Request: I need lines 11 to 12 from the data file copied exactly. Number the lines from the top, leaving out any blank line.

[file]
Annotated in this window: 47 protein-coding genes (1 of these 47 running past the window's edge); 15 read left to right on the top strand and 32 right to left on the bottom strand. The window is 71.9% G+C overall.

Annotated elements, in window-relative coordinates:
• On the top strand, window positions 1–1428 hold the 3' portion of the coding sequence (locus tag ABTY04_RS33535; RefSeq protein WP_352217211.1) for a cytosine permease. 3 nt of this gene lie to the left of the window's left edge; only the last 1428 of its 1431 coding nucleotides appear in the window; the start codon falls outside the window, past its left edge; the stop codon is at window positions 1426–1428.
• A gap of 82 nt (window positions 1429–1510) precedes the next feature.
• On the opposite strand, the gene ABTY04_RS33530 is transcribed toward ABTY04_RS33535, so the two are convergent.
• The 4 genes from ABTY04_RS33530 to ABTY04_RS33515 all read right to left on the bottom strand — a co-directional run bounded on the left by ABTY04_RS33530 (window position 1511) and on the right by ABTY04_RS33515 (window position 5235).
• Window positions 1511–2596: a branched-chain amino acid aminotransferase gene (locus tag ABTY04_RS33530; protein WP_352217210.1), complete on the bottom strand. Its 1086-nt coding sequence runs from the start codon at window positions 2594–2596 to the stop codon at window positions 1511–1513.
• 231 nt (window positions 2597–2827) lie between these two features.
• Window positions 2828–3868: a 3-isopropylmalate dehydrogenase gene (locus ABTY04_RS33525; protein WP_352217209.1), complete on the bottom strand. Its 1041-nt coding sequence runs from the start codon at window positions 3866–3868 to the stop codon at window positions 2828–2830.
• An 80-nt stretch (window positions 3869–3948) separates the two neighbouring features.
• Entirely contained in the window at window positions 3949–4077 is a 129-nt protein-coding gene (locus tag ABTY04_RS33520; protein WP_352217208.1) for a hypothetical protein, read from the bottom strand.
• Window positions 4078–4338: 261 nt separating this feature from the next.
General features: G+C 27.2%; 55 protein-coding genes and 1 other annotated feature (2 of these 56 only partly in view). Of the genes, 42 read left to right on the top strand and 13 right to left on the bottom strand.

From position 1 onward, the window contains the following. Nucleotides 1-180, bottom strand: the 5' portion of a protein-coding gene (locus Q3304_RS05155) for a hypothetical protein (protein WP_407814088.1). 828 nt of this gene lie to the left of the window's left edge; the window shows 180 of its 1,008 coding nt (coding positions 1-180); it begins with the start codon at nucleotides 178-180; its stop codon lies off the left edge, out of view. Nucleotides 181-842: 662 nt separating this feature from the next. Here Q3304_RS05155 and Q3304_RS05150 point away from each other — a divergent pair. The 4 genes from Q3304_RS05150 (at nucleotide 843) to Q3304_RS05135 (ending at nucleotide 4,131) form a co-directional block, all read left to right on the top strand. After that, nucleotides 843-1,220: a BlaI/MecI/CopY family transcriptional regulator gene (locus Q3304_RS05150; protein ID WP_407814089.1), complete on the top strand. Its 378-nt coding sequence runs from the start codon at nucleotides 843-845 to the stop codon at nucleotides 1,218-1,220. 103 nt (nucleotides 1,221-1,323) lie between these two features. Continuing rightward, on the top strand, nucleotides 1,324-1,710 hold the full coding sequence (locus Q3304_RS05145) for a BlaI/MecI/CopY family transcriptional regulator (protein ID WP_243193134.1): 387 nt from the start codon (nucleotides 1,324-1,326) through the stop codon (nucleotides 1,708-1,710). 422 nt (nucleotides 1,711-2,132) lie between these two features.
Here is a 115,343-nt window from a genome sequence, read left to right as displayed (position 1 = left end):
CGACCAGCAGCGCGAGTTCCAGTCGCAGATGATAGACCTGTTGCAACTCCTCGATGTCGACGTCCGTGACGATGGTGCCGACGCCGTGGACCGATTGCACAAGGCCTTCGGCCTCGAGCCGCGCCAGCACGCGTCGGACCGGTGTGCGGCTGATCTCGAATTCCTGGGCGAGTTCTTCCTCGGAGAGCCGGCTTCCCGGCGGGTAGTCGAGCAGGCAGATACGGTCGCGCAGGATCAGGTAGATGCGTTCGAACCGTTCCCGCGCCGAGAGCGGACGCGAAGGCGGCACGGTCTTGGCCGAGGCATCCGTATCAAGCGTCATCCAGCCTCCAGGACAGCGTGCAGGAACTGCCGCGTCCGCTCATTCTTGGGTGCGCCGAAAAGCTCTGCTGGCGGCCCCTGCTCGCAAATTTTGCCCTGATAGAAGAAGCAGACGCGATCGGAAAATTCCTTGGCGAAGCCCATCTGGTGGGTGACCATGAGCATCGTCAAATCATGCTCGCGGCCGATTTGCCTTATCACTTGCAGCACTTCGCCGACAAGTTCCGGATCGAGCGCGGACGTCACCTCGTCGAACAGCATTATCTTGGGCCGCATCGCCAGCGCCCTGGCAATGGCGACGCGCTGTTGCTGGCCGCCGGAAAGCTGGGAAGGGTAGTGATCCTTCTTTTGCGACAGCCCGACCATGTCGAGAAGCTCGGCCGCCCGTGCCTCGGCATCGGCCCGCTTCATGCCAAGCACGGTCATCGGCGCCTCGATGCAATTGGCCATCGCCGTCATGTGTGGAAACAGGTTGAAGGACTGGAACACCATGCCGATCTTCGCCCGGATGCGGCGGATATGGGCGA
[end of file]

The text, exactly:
• Entirely contained in the window at window positions 3949–4077 is a 129-nt protein-coding gene (locus tag ABTY04_RS33520; protein WP_352217208.1) for a hypothetical protein, read from the bottom strand.
• Window positions 4078–4338: 261 nt separating this feature from the next.